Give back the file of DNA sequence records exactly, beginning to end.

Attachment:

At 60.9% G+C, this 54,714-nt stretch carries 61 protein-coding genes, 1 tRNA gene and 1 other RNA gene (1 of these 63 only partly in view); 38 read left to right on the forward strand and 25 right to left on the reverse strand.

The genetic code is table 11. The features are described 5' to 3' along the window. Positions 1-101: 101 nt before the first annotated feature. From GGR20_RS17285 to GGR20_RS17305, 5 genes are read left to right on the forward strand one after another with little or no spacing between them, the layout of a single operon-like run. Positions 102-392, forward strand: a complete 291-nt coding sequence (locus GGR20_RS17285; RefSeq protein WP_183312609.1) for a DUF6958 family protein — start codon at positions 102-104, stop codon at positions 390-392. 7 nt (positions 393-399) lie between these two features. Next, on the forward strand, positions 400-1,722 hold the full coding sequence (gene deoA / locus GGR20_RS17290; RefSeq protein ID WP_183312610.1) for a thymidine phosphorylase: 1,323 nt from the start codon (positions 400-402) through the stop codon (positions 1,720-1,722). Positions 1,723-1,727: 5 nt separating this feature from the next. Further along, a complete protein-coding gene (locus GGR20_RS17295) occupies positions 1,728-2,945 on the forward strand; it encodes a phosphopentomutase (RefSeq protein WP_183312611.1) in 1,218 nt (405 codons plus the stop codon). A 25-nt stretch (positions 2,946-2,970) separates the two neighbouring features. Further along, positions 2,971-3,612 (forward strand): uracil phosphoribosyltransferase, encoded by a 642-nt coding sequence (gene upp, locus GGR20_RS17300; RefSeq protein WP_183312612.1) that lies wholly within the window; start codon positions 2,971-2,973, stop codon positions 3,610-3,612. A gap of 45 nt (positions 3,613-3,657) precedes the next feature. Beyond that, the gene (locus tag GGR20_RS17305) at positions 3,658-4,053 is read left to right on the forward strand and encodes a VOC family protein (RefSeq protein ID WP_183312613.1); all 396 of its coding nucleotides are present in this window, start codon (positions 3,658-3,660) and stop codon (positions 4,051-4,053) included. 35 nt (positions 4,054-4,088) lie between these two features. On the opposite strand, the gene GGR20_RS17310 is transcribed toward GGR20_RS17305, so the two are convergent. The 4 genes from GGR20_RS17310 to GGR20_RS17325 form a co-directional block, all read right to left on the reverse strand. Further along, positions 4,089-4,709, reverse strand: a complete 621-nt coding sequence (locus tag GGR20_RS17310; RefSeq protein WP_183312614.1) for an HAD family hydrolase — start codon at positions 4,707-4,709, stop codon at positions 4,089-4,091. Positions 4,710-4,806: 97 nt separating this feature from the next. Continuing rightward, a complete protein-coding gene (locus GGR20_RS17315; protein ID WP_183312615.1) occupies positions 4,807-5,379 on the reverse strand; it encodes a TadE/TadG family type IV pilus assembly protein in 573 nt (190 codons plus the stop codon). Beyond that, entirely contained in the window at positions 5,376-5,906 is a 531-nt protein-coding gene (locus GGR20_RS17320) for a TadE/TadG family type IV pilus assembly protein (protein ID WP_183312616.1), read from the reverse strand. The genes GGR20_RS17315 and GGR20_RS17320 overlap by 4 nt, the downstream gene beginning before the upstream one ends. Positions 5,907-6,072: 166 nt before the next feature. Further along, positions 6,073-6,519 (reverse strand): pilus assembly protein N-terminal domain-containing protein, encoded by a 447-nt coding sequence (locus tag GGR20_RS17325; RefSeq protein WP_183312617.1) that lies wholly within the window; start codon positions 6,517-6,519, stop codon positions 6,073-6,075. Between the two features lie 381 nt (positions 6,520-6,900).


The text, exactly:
At 60.9% G+C, this 54,714-nt stretch carries 61 protein-coding genes, 1 tRNA gene and 1 other RNA gene (1 of these 63 only partly in view); 38 read left to right on the forward strand and 25 right to left on the reverse strand.

The genetic code is table 11. The features are described 5' to 3' along the window. Positions 1-101: 101 nt before the first annotated feature. From GGR20_RS17285 to GGR20_RS17305, 5 genes are read left to right on the forward strand one after another with little or no spacing between them, the layout of a single operon-like run. Positions 102-392, forward strand: a complete 291-nt coding sequence (locus GGR20_RS17285; RefSeq protein WP_183312609.1) for a DUF6958 family protein — start codon at positions 102-104, stop codon at positions 390-392. 7 nt (positions 393-399) lie between these two features. Next, on the forward strand, positions 400-1,722 hold the full coding sequence (gene deoA / locus GGR20_RS17290; RefSeq protein ID WP_183312610.1) for a thymidine phosphorylase: 1,323 nt from the start codon (positions 400-402) through the stop codon (positions 1,720-1,722). Positions 1,723-1,727: 5 nt separating this feature from the next. Further along, a complete protein-coding gene (locus GGR20_RS17295) occupies positions 1,728-2,945 on the forward strand; it encodes a phosphopentomutase (RefSeq protein WP_183312611.1) in 1,218 nt (405 codons plus the stop codon). A 25-nt stretch (positions 2,946-2,970) separates the two neighbouring features. Further along, positions 2,971-3,612 (forward strand): uracil phosphoribosyltransferase, encoded by a 642-nt coding sequence (gene upp, locus GGR20_RS17300; RefSeq protein WP_183312612.1) that lies wholly within the window; start codon positions 2,971-2,973, stop codon positions 3,610-3,612. A gap of 45 nt (positions 3,613-3,657) precedes the next feature. Beyond that, the gene (locus tag GGR20_RS17305) at positions 3,658-4,053 is read left to right on the forward strand and encodes a VOC family protein (RefSeq protein ID WP_183312613.1); all 396 of its coding nucleotides are present in this window, start codon (positions 3,658-3,660) and stop codon (positions 4,051-4,053) included. 35 nt (positions 4,054-4,088) lie between these two features. On the opposite strand, the gene GGR20_RS17310 is transcribed toward GGR20_RS17305, so the two are convergent. The 4 genes from GGR20_RS17310 to GGR20_RS17325 form a co-directional block, all read right to left on the reverse strand. Further along, positions 4,089-4,709, reverse strand: a complete 621-nt coding sequence (locus tag GGR20_RS17310; RefSeq protein WP_183312614.1) for an HAD family hydrolase — start codon at positions 4,707-4,709, stop codon at positions 4,089-4,091. Positions 4,710-4,806: 97 nt separating this feature from the next. Continuing rightward, a complete protein-coding gene (locus GGR20_RS17315; protein ID WP_183312615.1) occupies positions 4,807-5,379 on the reverse strand; it encodes a TadE/TadG family type IV pilus assembly protein in 573 nt (190 codons plus the stop codon). Beyond that, entirely contained in the window at positions 5,376-5,906 is a 531-nt protein-coding gene (locus GGR20_RS17320) for a TadE/TadG family type IV pilus assembly protein (protein ID WP_183312616.1), read from the reverse strand. The genes GGR20_RS17315 and GGR20_RS17320 overlap by 4 nt, the downstream gene beginning before the upstream one ends. Positions 5,907-6,072: 166 nt before the next feature. Further along, positions 6,073-6,519 (reverse strand): pilus assembly protein N-terminal domain-containing protein, encoded by a 447-nt coding sequence (locus tag GGR20_RS17325; RefSeq protein WP_183312617.1) that lies wholly within the window; start codon positions 6,517-6,519, stop codon positions 6,073-6,075. Between the two features lie 381 nt (positions 6,520-6,900).